|Emo is a subgenre of hardcore punk music. Since its inception, emo has come to describe several independent variations, linked loosely but with common ancestry. As such, use of the term has been the subject of much debate.
In its original incarnation, the term emo was used to describe the music of the mid-1980s Washington, DC scene and its associated bands. In later years, the term emocore, short for "emotional hardcore", was also used to describe the DC scene and some of the regional scenes that spawned from it. The term emo was derived from the fact that, on occasion, members of a band would become spontaneously and strongly emotional during performances. The most recognizable names of the period included Rites of Spring, Embrace, One Last Wish, Beefeater, Gray Matter, Fire Party, and, slightly later, Moss Icon. The first wave of emo began to fade after the breakups of most of the involved bands in the early 1990s.
Starting in the mid-1990s, the term emo began to reflect the indie scene that followed the influences of Fugazi, which itself was an offshoot of the first wave of emo. Bands including Sunny Day Real Estate and Texas Is the Reason put forth a more indie rock style of emo, more melodic and less chaotic in nature than its predecessor. The so-called "indie emo" scene survived until the late 1990s, as many of the bands either disbanded or shifted to mainstream styles.As the remaining indie emo bands entered the mainstream, newer bands began to emulate the more mainstream style, creating a style of music that has now earned the moniker emo within popular culture. Whereas, even in the past, the term emo was used to identify a wide variety of bands, the breadth of bands listed under today's emo is even more vast, leaving the term "emo" as more of a loose identifier than as a specific genre of music.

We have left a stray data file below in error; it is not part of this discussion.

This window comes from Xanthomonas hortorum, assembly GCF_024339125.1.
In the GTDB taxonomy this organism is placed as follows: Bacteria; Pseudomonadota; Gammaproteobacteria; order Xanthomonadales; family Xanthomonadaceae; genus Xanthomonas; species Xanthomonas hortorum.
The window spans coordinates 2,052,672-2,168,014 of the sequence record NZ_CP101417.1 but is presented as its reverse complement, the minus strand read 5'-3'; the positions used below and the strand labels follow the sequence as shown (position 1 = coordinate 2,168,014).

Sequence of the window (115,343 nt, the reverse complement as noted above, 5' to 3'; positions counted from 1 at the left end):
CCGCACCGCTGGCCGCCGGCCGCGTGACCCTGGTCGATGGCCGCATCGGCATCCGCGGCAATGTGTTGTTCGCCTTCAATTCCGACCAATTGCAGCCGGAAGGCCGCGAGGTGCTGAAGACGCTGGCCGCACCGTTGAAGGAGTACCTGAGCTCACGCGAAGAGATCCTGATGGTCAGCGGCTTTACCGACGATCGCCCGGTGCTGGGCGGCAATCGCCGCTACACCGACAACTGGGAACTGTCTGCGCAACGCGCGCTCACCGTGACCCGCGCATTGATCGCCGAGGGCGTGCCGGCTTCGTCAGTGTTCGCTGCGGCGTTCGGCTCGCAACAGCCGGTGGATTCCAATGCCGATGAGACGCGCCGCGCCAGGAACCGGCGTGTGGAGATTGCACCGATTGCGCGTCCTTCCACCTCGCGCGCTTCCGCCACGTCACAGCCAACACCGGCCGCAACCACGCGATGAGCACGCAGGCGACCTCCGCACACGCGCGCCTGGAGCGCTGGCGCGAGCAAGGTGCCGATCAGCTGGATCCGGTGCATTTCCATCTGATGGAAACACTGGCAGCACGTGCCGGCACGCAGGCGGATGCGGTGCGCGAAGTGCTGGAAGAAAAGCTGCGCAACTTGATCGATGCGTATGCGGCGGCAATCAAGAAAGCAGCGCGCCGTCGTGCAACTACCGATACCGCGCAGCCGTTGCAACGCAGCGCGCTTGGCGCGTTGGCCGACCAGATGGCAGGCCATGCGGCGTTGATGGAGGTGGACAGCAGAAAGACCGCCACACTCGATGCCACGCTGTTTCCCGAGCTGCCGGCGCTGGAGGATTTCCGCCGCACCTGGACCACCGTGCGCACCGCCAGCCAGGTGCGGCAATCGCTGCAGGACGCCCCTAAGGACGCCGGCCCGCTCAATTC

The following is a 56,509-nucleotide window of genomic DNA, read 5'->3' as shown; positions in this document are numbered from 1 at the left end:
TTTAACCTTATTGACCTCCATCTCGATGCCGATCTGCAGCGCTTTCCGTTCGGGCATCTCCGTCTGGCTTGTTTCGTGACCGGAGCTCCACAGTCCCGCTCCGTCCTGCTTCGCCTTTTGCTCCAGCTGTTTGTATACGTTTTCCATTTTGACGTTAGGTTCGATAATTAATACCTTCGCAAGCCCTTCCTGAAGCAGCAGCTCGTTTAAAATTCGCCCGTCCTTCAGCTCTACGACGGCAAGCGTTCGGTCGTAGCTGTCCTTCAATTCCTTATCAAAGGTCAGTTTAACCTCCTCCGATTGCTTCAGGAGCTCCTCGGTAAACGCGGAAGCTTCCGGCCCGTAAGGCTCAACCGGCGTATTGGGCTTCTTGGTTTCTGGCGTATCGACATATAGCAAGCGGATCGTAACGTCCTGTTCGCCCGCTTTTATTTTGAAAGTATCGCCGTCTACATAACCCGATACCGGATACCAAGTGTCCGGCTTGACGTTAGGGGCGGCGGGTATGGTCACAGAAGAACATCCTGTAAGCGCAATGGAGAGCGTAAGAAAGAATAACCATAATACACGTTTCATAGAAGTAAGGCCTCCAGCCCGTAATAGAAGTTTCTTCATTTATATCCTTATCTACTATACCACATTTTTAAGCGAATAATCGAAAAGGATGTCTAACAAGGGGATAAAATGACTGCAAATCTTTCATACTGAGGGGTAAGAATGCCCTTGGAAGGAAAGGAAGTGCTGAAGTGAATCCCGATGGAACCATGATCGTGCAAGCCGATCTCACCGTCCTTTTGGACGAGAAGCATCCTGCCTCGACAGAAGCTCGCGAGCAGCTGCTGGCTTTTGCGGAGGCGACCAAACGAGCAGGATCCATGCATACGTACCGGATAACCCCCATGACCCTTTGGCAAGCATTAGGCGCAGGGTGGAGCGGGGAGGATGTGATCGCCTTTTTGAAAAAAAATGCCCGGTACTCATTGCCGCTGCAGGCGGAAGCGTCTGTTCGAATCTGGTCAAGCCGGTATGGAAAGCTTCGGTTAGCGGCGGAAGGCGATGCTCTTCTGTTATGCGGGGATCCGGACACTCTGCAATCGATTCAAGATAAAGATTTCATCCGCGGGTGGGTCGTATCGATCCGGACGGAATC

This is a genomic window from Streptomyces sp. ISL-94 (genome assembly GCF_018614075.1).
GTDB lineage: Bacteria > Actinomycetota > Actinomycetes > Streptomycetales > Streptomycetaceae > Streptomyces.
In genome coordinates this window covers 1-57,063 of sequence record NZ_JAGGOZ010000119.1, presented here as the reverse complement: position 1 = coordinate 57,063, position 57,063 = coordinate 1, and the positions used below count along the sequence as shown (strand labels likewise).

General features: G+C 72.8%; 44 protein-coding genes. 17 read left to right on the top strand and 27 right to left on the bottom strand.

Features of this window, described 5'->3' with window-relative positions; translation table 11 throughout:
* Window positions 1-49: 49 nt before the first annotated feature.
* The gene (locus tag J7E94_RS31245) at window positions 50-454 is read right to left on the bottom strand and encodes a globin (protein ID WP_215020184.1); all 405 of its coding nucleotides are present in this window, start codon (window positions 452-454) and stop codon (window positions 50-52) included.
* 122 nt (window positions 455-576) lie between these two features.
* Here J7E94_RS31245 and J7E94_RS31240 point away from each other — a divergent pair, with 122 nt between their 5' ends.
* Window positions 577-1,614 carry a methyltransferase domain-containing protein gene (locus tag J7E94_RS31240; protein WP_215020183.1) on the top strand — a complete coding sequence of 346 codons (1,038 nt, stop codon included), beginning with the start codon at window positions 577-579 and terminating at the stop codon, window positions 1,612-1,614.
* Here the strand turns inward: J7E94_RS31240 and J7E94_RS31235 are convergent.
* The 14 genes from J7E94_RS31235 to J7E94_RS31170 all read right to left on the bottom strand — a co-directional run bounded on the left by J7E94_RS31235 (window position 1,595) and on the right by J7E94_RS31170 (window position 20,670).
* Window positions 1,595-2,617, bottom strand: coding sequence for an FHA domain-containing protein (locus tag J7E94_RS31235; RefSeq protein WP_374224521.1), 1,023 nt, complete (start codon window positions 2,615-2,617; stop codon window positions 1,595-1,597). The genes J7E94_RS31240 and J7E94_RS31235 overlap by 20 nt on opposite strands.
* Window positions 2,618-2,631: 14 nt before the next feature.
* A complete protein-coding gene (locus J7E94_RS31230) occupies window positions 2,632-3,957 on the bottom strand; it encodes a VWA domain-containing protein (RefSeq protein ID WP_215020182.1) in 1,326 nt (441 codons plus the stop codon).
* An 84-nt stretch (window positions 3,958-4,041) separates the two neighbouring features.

|Hardcore Punk, Indie Rock
Emocore - Hardcore Emo - Emo Violence - Screamo
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